A Tale of Two Americas: What we Learned from the Debate


October 4, 2020

My Dear Reader,

For those that know me personally, you’ll know that for much of my early life, I lived in a small Massachusetts town. While I was there, I received a great education, worthy of that state’s pedigree. When I moved on to college, I felt that much of my first-year courses were more of a review of my high school senior classes, and I only attended a public school. My teachers were stellar and my educational foundation was one that I would hope that all of America’s students would have the opportunity to receive. However, my time in college, away from the great state of Massachusetts gave me a wider perspective on a topic that I believe is the center of all of our division. Not necessarily our anger towards one another, but the two separate visions of America.

In high school, we were taught from a number of books that were crafted by a devout Marxist Howard Zinn. His opinions on the history of the United States were to be taken at their face value, and discussion of Howard’s personal bias and belief systems were not to be questioned. Certainly at that stage of my life, and for many if not all of my classmates, we were not equipped with the knowledge or context to counter many of Zinn’s assumptions. This left us with one point of view of the actions of those who had come before us. Unfortunately for us, that point of view was extremely negative towards the actions of the United States in the late 19th and early 20th centuries. For instance, we were taught, through Howard Zinn’s point of view, that the United States battled the Spanish in 1898 purely for imperial reasons, and that the US’s entry in any war was for corporate greed. This is not only untrue but has no historical grounding, and newspaper articles from the time clearly show the mistreatment of Cuban’s under Spanish rule. The horrific images of starvation are akin to the atrocities of later 20th-century events and US recruitment posters from the era often entice recruitment by stating “Remember the Maine and the Starving Cubans!” Had the conflict been for corporate or personal greed, recruitment for the time would not have been attempting to play on American empathy, because, according to Zinn’s view of history, Americans have no empathy.

The question that ties this experience in with the larger picture of today is why this viewpoint is taught at all. Why should our children learn to read into phrases from a bygone era and make erroneous judgments about a conflict that was fought for humanitarian purposes? The reason Zinn is taken at his word is that his political view of the world and its many different layers is based solely on a Marxist perspective, and in order to make sure that his view of the world is undisturbed by facts, he must ignore the context in order to further his narrative. As a result of this narrative-based history, we have an entire generation of young people who believe that the United States is a fundamentally bad or immoral nation. Even with mountains of evidence to the contrary.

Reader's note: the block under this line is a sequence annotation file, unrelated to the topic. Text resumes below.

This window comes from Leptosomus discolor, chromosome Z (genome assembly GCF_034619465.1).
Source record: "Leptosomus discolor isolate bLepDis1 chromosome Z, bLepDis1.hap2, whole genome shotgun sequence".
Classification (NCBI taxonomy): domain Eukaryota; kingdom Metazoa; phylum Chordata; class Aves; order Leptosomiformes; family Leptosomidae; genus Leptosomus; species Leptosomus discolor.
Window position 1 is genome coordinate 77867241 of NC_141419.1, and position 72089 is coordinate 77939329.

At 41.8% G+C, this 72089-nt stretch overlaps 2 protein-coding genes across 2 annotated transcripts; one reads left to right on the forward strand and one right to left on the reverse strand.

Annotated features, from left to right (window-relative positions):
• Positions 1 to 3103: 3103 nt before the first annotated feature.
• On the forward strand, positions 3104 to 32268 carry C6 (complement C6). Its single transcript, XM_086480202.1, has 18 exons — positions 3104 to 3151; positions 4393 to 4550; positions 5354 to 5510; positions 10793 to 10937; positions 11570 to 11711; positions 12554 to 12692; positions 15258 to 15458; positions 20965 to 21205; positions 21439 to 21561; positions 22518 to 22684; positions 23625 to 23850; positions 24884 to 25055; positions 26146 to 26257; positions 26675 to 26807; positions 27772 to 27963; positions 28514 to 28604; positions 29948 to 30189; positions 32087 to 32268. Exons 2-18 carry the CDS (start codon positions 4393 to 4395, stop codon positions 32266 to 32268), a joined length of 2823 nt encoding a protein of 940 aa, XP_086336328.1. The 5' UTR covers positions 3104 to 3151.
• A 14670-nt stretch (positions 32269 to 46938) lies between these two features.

This has produced a vision of two different Americas. On the right, there is the classical view of the United States, what was taught for generations and in my opinion, the correct lens with which to view our great nation. On the left, which has itself become much more Marxist in nature, views the US as a threat to their narrative of the world and her perceived class struggles. No where was that more apparent than on the debate stage. Donald Trump has resonated with so many, not because of his language or mannerisms, but because he is the best embodiment of this view of the United States. And for all his shortcomings, Joe Biden is viewed as a vessel for the left and their wish to fundamentally change the nature of America. This is why, when Joe Biden actively campaigns against tax cuts that would benefit all levels of society, his approval rating on that particular issue actually improved. People are not voting in their own interests in a personal manner, but rather in support of how they want to view the world and this is connected to their vision of their home country.

My worry is that with these two totally separate views of both history and humanity, how can we even begin to share a country. And furthermore, do we even want to?

To Your Creation and Potential,
Kevin Prendiville

P.S For those who actually care about the government taking more of your money, I’m giving away the first chapter of my book, Smoke and Mirrors, which you can read here: